Packed with enough A-list actors for one of his numerical Ocean’s movies, Steven Soderbergh’s Contagion is at the very least polished and professional moviemaking. Soderbergh has called it a horror movie. In tone, however, it comes across more like an Irwin Allen disaster movie. In fact, Soderbergh has cited the Allen-produced The Poseidon Adventure and The Towering Inferno as inspirations, though the Allen-directed The Swarm may be closer than anything else. In essence, what we have here is simply — much like the Irwin Allen pictures — an all-star movie (think Grand Hotel with added plague action) designed to play on pandemic paranoia. And this tale of a seemingly unstoppable new virus is very good at that sort of thing. Actually, the film’s pace, its crowded cast, and its lack of depth are what helps to make it entertaining and exciting without ever becoming as depressing as it easily might have done; after all, we’re dealing here with millions of deaths, which isn’t the sort of thing that’s apt to cheer anyone up. The fact that the film never goes out of its way to create much sympathy for the characters, though some of the actors are innately sympathetic, creates a distancing effect. The whole cast, however, is solid, much like the film itself, which is typically Soderberghian in observing much and commenting on little. While deliberately lacking in the way of a visual style, there’s an inherent detachment to his pictures, something that pays off here. No, this is no deep-dish picture about the human condition — despite its depiction of just how quickly civilization can deteriorate — but it’s an engrossing thriller.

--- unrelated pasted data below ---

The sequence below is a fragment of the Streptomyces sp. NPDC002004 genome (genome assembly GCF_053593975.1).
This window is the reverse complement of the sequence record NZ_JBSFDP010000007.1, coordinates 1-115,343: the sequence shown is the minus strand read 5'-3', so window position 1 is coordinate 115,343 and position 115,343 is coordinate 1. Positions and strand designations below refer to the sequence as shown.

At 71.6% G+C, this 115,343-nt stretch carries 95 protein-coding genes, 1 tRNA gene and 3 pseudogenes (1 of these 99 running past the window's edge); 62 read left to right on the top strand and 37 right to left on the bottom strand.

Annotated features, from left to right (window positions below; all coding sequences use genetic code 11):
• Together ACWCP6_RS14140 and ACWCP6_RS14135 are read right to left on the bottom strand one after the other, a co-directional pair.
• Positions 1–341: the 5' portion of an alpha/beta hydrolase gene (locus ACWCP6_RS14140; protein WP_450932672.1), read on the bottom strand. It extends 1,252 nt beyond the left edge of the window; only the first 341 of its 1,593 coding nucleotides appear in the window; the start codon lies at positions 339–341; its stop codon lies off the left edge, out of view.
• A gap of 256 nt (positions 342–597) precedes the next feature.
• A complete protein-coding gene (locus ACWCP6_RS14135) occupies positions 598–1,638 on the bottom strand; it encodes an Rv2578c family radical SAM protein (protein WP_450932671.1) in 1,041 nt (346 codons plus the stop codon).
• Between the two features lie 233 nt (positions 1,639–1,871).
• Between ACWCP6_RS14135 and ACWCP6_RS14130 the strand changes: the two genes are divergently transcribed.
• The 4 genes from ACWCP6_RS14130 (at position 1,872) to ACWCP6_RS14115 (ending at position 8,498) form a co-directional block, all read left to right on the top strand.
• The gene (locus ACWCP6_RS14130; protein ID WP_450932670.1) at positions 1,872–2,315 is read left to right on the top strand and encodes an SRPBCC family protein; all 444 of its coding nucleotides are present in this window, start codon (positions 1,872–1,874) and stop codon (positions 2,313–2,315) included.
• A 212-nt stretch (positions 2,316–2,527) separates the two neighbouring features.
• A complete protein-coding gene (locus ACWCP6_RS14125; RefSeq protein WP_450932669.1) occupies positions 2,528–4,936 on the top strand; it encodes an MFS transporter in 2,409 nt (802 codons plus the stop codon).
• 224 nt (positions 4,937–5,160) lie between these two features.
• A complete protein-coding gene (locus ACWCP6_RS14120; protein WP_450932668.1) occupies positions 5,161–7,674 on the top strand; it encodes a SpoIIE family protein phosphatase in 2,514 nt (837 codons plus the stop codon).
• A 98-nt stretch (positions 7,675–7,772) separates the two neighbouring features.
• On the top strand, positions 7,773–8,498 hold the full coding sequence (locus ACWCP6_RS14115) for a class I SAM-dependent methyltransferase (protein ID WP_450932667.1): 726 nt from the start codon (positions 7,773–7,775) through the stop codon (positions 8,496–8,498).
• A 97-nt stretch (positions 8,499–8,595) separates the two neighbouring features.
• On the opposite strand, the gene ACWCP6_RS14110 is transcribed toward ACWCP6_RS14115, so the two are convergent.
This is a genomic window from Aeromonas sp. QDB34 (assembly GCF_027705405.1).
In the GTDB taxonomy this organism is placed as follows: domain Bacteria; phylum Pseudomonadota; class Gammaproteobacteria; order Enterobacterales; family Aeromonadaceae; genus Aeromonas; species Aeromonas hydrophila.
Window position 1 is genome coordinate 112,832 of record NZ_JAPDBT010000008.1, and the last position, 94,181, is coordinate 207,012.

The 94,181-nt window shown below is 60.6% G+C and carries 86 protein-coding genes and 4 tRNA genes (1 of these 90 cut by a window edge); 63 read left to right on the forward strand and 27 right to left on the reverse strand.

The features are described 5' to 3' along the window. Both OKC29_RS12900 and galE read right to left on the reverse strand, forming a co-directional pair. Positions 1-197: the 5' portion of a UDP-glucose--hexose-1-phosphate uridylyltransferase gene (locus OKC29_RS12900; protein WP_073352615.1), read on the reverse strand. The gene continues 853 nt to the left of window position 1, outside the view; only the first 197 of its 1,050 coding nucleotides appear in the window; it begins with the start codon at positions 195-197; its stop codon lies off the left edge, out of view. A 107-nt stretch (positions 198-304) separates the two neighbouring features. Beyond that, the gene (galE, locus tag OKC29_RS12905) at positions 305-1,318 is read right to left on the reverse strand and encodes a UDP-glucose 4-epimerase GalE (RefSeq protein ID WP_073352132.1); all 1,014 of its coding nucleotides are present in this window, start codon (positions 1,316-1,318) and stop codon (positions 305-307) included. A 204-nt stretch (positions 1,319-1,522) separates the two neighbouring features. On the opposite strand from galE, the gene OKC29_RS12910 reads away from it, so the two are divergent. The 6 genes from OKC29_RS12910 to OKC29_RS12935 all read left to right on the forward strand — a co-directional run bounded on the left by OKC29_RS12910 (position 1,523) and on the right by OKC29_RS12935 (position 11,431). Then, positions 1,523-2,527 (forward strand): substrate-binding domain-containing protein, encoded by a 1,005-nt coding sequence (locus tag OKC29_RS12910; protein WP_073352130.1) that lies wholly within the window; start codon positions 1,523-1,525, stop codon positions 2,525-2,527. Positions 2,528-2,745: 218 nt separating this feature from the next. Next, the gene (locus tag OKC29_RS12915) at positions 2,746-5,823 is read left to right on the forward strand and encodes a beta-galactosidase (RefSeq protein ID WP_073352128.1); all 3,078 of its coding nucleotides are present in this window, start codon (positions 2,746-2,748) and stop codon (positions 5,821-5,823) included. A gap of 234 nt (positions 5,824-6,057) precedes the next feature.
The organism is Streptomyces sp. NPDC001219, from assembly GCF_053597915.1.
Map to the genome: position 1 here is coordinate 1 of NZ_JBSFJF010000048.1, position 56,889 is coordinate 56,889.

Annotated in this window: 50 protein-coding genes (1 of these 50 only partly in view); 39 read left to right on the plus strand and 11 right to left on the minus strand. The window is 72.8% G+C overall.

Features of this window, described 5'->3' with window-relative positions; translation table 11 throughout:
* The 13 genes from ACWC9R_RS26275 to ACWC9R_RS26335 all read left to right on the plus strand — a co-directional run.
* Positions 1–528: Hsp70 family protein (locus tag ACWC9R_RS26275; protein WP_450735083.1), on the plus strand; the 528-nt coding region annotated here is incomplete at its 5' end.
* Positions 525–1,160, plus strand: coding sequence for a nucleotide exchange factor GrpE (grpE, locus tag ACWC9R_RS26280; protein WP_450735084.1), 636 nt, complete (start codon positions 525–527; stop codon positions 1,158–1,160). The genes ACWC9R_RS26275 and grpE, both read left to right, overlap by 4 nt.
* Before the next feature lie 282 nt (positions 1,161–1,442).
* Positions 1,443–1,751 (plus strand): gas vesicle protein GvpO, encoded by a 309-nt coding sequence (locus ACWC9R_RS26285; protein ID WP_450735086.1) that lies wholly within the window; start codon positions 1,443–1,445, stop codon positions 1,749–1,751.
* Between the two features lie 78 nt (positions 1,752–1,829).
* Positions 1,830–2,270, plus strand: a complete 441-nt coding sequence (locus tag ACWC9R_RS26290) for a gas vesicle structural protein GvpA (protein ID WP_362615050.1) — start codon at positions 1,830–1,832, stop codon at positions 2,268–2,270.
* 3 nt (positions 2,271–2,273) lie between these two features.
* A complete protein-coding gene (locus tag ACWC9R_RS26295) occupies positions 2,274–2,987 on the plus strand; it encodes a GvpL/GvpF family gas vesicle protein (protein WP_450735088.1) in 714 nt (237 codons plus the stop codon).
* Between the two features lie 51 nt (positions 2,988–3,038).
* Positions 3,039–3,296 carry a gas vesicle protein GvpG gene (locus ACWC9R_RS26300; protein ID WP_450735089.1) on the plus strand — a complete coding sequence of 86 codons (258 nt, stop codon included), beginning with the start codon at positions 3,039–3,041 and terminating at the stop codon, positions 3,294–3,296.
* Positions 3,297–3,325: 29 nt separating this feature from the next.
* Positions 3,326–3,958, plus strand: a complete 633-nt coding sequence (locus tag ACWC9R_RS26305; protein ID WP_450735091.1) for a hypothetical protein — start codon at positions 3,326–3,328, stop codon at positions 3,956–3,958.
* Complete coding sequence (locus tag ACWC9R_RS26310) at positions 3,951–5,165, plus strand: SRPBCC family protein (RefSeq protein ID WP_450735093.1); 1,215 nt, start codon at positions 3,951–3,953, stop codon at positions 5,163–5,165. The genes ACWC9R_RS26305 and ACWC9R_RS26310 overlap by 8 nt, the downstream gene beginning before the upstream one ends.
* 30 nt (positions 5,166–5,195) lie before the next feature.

Director: Steven Soderbergh
Writer: Scott Z. Burns
Producer: Jeff Skoll, Michael Polaire, Jonathan King and Ricky Strauss
Cast: Matt Damon, Gwyneth Paltrow, Jude Law, Kate Winslet, Laurence Fishburne, Marion Cotillard, Bryan Cranston, Sanaa Lathan and Jennifer Ehle